NTNU students at IIT Kharagpur on their last day.
Sandeep Singh, a PhD student from IIT Kharagpur spent 3 months in Norway working at SINTEF Ocean. He developed a decision support system for improved logistics planning for in the whitefish industry in Norway. His work was presented at the WEFTA conferences in 2018 and another presentation is planned at the EUROMA conference in June 2019.
Apart from the work, he was very happy to try skiing, visiting mountains, testing electrical bicycle, learning about Norwegian life, and he was determined to return to Trondheim whenever an opportunity will come.
Industry visits are arranged as a part of the RE-food and ReValue projects. During the annual symposium in India, 40 participants visited the Kaiko Surimi plant in Mumbai. The visit included a tour of the facilities and gave the researchers and industry partners a very interesting view into the Indian Surimi industry.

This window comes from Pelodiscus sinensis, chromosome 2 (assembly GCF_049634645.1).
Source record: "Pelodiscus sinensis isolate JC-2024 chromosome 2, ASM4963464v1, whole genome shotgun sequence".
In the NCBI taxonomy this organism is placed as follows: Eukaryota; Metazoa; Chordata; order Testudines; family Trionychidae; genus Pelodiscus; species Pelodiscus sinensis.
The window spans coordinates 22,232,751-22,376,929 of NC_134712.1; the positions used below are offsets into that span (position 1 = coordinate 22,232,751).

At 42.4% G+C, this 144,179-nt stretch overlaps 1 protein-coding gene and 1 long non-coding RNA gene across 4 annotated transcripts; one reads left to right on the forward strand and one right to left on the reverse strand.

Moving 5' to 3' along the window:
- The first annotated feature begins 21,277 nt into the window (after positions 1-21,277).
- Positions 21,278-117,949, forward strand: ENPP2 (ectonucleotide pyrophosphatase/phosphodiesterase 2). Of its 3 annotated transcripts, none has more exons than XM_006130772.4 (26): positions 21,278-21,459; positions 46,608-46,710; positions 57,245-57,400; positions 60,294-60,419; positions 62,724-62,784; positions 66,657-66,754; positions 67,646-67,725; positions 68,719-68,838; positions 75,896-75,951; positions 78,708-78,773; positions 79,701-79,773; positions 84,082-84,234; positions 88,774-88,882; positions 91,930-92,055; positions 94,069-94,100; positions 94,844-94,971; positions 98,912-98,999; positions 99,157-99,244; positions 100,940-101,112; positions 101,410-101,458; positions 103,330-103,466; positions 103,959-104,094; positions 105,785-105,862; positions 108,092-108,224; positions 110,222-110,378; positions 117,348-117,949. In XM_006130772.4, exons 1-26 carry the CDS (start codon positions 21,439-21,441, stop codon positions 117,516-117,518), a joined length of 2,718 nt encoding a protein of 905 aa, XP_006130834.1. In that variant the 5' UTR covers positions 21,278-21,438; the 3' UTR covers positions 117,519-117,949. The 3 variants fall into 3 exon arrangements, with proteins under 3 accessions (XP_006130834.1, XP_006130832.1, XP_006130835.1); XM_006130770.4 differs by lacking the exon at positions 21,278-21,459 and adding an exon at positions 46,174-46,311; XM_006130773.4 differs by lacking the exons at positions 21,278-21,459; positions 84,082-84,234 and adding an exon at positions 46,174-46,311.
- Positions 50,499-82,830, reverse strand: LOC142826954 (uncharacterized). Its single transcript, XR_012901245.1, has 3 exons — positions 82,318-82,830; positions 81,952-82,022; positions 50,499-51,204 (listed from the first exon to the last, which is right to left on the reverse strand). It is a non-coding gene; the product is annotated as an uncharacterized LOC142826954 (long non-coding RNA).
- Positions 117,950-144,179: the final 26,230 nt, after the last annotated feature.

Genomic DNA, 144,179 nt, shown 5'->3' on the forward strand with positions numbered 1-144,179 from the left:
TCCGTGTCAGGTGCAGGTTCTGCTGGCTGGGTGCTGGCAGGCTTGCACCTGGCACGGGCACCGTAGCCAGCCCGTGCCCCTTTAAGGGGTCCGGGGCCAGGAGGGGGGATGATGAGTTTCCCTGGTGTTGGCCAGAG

Working styles and attitudes at times can be very different, reflecting cultural values and compounding differences. Technological advances as well as work environments that might be taken for granted in Norway can be an exception in India. For instance, lack of adequate laboratory safety routines in India was a challenge that the exchange students dealt with during their initial days and work came to a halt for a while as the conditions were fixed.
All in all, cultural diversity represented in both the projects has left participants with a broader understanding of the challenges the world is facing in the field of Bioeconomy, but also with the understanding that we work towards a common goal and that there are good solutions available.
According to the Department of Industrial Policies and Promotion, the food processing sector in India has received around US$ 7.54 billion worth of Foreign Direct Investment from 2000 to 2017. The Confederation of Indian Industry estimates that the food processing sector has the potential to attract as much as US$ 33 billion of investment over the next 10 years and also generate employment of nine million person-days. Prospects for further collaboration with India are huge given that the right collaborative opportunities can be identified.
Senior Research Scientist
Kristina N. Widell
Senior Research Scientist